3 Myths About Children's Vaccines Debunked
From the time a child is born they receive multiple vaccinations. The vaccines are for diseases that would be deadly to babies and children if they were to contract them; some of these diseases are polio, measles, whooping cough, and hepatitis B. Despite the overwhelming evidence that vaccines are safe and effective, many people still believe the myths that continue to persist about vaccines. Considering that vaccines have helped eradicate deadly diseases and can prevent certain diseases from occurring, it's important to know the myths and the facts. Follow the guide below to debunk vaccine myths.
Myth: Infants can't handle too many vaccines.
While infant's immune systems are extremely delicate, they do have the ability to respond to the antigens (the dead or weakened virus) in vaccines. Babies are born with antibodies that they receive from their mother while in utero, so their immune systems are able to handle as many vaccines as are necessary. Additionally, the amount of antigens that babies get from vaccines pales in comparison to the endless amounts of germs and bacteria that their immune systems are exposed to everyday.
Myth: Some vaccines are unnecessary since certain diseases no longer exist.
The reason certain diseases no longer exist is because of mass vaccination rates. If large numbers of people stopped being vaccinated for diseases that have been eradicated, those diseases are at a risk for returning. Furthermore, international travel is extremely common, so just because a disease no longer exists in your country doesn't mean you're not at risk for it in another country. The only way to keep certain deadly diseases from returning is for everyone to continue to be vaccinated against them.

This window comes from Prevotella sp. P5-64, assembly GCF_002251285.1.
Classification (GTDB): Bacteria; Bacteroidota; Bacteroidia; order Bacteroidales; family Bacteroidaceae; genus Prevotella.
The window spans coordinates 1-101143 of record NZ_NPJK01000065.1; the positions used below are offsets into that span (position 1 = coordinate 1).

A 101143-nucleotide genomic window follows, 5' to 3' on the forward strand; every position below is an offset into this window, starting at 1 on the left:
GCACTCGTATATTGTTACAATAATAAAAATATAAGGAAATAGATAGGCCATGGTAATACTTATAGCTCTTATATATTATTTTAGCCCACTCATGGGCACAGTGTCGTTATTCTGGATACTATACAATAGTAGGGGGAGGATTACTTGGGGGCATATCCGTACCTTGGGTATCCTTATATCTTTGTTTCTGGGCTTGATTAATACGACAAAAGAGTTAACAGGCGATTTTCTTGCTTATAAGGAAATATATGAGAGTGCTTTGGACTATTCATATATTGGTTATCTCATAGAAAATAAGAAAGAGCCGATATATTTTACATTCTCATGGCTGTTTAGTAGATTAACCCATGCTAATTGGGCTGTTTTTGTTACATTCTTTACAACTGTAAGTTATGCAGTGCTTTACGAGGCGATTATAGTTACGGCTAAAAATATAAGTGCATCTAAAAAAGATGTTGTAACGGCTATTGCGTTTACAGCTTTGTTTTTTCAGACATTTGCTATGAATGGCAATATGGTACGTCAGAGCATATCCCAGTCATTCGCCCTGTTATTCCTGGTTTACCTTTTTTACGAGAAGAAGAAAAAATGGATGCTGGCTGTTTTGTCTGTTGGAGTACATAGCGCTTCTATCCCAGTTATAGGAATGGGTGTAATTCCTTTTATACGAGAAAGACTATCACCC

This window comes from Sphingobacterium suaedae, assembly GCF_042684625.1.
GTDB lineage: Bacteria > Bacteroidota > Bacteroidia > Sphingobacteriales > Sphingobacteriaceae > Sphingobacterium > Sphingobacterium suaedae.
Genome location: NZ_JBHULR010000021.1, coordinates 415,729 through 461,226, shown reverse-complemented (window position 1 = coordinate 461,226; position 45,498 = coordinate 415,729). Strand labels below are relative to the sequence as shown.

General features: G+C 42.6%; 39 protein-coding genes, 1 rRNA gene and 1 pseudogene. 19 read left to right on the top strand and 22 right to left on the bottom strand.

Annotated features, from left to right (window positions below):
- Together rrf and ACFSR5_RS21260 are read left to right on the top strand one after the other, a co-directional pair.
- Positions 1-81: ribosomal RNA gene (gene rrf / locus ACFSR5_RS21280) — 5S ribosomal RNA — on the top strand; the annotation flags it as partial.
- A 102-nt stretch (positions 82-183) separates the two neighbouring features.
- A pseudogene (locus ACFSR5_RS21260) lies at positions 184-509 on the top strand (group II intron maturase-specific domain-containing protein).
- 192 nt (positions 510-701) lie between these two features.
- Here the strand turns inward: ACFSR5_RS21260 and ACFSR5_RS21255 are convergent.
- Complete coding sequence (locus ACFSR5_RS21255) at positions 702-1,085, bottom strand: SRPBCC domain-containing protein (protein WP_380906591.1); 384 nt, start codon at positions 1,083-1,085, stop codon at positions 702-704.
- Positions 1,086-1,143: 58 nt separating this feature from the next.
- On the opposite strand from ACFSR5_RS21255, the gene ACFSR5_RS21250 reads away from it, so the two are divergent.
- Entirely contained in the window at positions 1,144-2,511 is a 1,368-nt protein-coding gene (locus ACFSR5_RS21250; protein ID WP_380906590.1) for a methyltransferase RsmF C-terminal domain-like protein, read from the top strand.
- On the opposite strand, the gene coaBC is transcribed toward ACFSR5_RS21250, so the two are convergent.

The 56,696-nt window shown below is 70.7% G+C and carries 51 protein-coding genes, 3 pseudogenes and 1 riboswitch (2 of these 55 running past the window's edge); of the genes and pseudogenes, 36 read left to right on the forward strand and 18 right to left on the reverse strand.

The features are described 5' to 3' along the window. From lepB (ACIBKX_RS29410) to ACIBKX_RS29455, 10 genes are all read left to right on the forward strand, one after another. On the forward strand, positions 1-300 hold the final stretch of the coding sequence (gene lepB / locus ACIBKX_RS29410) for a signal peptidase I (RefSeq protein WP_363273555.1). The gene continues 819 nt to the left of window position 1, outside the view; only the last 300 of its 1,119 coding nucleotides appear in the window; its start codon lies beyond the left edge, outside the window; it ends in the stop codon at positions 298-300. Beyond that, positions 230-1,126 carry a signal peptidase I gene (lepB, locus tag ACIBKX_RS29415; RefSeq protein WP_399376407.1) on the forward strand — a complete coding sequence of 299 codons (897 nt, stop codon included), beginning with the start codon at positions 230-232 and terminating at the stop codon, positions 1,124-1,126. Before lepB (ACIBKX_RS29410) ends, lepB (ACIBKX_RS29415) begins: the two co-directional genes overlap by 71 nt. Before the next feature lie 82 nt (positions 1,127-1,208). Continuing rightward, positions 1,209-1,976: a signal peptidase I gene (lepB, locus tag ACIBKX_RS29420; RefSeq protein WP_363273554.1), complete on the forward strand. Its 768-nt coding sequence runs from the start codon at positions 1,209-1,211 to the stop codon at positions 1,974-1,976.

Myth: Following a schedule that delays vaccines is beneficial.
Many people believe that following a schedule that delays vaccines has medical benefits and can help prevent autism. Multiple studies have shown there is no link between vaccines and autism, and there is no medical evidence that following a delayed vaccine schedule has benefits. Conversely, following a delayed schedule can leave a child at risk for contracting deadly diseases. The recommended schedule is very specific for a reason, and it's based on the amount of risk a child is at for getting a specific disease at a certain time in their life.
Misconceptions about vaccines have been around for years, but by educating yourself on the myths and facts you can help spread the truth to others and keep your society healthy and free of some deadly diseases. Consider contacting a pediatrician, such as Pediatric And Young Adult Medicine, to further discuss your questions and concerns.